Andy Smith (55346) writes "MacBook owners who have experienced large "stains" on their laptop screens are trying to force a change of repair policy from Apple, who have dismissed the damage as cosmetic and want to charge $800 for repairs. So far 480 people have registered with the Staingate web site."

+ - Flash bug exploited to hold gamers to ransom

Submitted by Andy Smith
Andy Smith (55346) writes "In 30 years of computing the only virus I've ever had was sneaked on to a Windows machine through a vulnerability in Adobe's Acrobat PDF reader. Now gamers worldwide are behind held to ransom by a virus that encrypts their saved game files until they pay $500. The virus gets on to their machines through a vulnerability in Adobe's Flash player."

Comment: Randomness (Score 5, Interesting) 367

by Andy Smith (#49214427) Attached to: Yik Yak Raises Controversy On College Campuses

The trouble with Yik Yak is that you're hostage to other people's whims, and this app seems to attract people that prefer negativity. I tried a little experiment -- I posted one "funny" comment, one positive comment, and one negative comment. Both the funny and positive comments were quickly down-voted to -5 and removed, whereas the negative comment was up-voted and quickly became the most popular yak in my area. Most of the other top-rated yaks are people moaning about the town, the people, the night life, etc. Usually by the time you see a nice / positive yak it's already at -3 or -4 and when you refresh the list it's gone. I deleted the app.

Comment: empirical evidence (Score 1) 247

by Andy Smith (#49176755) Attached to: Study: Refactoring Doesn't Improve Code Quality

Refactoring is the process of improving the design of existing code by changing its internal structure without affecting its external behaviour, with the main aims of improving the quality of software product. Therefore, there is a belief that refactoring improves quality factors such as understandability, flexibility, and reusability. However, there is limited empirical evidence to support such assumptions.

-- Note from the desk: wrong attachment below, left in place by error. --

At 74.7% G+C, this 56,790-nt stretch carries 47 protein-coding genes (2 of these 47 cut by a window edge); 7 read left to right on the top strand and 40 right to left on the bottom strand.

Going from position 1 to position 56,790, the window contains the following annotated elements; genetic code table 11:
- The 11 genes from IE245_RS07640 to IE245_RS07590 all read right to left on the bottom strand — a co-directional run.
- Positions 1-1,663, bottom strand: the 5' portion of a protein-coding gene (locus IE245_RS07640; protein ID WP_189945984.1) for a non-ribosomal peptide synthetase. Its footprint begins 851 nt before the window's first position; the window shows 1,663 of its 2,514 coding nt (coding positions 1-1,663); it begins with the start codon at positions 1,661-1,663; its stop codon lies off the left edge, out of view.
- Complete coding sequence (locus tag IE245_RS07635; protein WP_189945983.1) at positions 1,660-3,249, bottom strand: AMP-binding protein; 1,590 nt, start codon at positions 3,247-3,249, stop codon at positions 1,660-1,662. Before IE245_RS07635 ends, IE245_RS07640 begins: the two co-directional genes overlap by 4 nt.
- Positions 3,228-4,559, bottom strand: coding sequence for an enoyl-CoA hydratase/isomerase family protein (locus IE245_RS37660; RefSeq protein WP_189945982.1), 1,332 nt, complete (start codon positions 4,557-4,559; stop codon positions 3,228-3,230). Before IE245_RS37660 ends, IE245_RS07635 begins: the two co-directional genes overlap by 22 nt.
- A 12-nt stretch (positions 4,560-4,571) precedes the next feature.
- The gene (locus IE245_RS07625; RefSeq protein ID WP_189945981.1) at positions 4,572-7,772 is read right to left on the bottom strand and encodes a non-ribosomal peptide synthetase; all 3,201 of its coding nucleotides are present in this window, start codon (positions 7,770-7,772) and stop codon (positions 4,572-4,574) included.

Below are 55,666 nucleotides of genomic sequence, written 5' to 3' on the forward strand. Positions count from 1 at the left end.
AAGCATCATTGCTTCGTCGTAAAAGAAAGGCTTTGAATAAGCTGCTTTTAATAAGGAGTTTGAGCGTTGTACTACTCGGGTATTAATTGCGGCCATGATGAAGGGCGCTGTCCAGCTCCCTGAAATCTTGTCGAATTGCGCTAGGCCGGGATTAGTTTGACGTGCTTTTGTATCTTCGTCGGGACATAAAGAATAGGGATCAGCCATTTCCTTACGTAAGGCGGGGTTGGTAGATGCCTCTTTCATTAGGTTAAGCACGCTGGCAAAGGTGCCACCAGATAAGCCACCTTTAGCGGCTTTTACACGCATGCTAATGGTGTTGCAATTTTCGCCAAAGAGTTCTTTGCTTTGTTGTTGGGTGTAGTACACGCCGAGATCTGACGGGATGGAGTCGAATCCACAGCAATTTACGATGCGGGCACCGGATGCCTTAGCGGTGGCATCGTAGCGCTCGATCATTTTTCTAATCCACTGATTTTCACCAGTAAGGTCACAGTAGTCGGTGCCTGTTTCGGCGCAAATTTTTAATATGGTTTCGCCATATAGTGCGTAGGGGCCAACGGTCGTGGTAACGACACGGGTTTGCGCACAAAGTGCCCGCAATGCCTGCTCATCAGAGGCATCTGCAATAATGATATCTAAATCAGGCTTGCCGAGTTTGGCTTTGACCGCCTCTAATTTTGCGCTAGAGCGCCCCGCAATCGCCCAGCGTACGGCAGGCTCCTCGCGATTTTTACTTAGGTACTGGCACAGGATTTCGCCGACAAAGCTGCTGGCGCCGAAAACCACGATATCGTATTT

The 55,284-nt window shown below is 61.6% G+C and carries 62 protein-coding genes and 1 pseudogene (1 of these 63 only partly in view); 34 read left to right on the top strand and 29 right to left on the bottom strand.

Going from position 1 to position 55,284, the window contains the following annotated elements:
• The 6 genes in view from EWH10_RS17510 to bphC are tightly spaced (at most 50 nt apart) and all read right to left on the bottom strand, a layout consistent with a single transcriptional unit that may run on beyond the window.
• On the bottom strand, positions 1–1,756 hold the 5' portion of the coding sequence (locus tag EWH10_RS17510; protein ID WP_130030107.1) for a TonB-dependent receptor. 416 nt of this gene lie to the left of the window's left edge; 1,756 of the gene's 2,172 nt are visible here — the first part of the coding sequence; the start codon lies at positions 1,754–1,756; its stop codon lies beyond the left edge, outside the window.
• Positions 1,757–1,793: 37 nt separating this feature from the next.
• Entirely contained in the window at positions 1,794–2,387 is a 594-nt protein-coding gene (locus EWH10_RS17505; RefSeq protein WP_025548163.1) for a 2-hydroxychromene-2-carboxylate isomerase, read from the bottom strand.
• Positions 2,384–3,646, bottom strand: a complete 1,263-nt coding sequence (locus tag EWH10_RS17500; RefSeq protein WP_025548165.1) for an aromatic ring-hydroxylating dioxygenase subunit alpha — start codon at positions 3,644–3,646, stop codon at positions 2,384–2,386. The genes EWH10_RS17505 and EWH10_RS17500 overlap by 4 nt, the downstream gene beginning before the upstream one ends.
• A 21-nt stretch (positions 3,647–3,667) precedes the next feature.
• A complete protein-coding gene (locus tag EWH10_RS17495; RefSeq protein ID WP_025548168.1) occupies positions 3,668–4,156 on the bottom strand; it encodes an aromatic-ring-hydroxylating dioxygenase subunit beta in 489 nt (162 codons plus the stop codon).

If my code looks scruffy then I refactor it. When I come back to it, I can read it better. That's all the empirical evidence I need.

Comment: Way too many issues (Score 1) 143

by Andy Smith (#49168703) Attached to: Unreal Engine 4 Is Now Free

I've spent the evening with UE and I'm running back to Unity. I don't know about the PC version but the Mac version isn't ready for primetime yet. I know it's quite new so hopefully they'll work on it some more. A lot more.

Currently, nearly everything fails. Create an empty project and add a Player Controller... fail. Plus this is personal taste but the viewport camera controls are utterly awful. Keep in mind that I use Unity and Blender every day, two apps that are known for their poor viewport controls, and I get on just fine with those. UE's controls are so bad that they even have one way of zooming the camera in 2D viewports and a different way in 3D viewports.

Oh and the W, E and R keys for move, rotate and scale, sometimes work and sometimes don't. The quad view doesn't track mouse movements so to switch from one view to another you have to either left-click (which can mess with your selection) or right-click (which brings up a menu that you have to dismiss).

I could go on... But, bottom line, I didn't like using UE at all. Unity is wonderful in its own right, but compared to UE it is beyond words. UE is an over-engineered mess that doesn't work.

All of this is on Mac remember. I'm sure the PC version will work a lot better.

Comment: Not a great start (Score 1) 143

by Andy Smith (#49167389) Attached to: Unreal Engine 4 Is Now Free

Fantastic news, in theory. I'm 3 days in to development of a new game in Unity so I tried to download UE4 to see if it was worth switching. Instead of a normal installer you have to download some Epic "community" app which will then install the engine for you. Except... it doesn't. Googling it reveals that the problem dates back at least eight months and there's still no fix.

Comment: Presumed guilty? (Score 1) 181

by Andy Smith (#48950905) Attached to: The Pirate Bay Is Back Online, Properly

The "new" pirate bay site is blocked here in the UK, which makes me question what kind of process the police have to go through to get sites blocked. Can a site be blocked simply because it shares the name of a site that's already blocked? Because it has a similar domain name?

Also, if Barrett Brown can be jailed for linking to allegedly illegal material, can you, I, or Slashdot's owners be jailed for linking to an allegedly illegal torrent site?

It's hard to think of you as the end result of millions of years of evolution.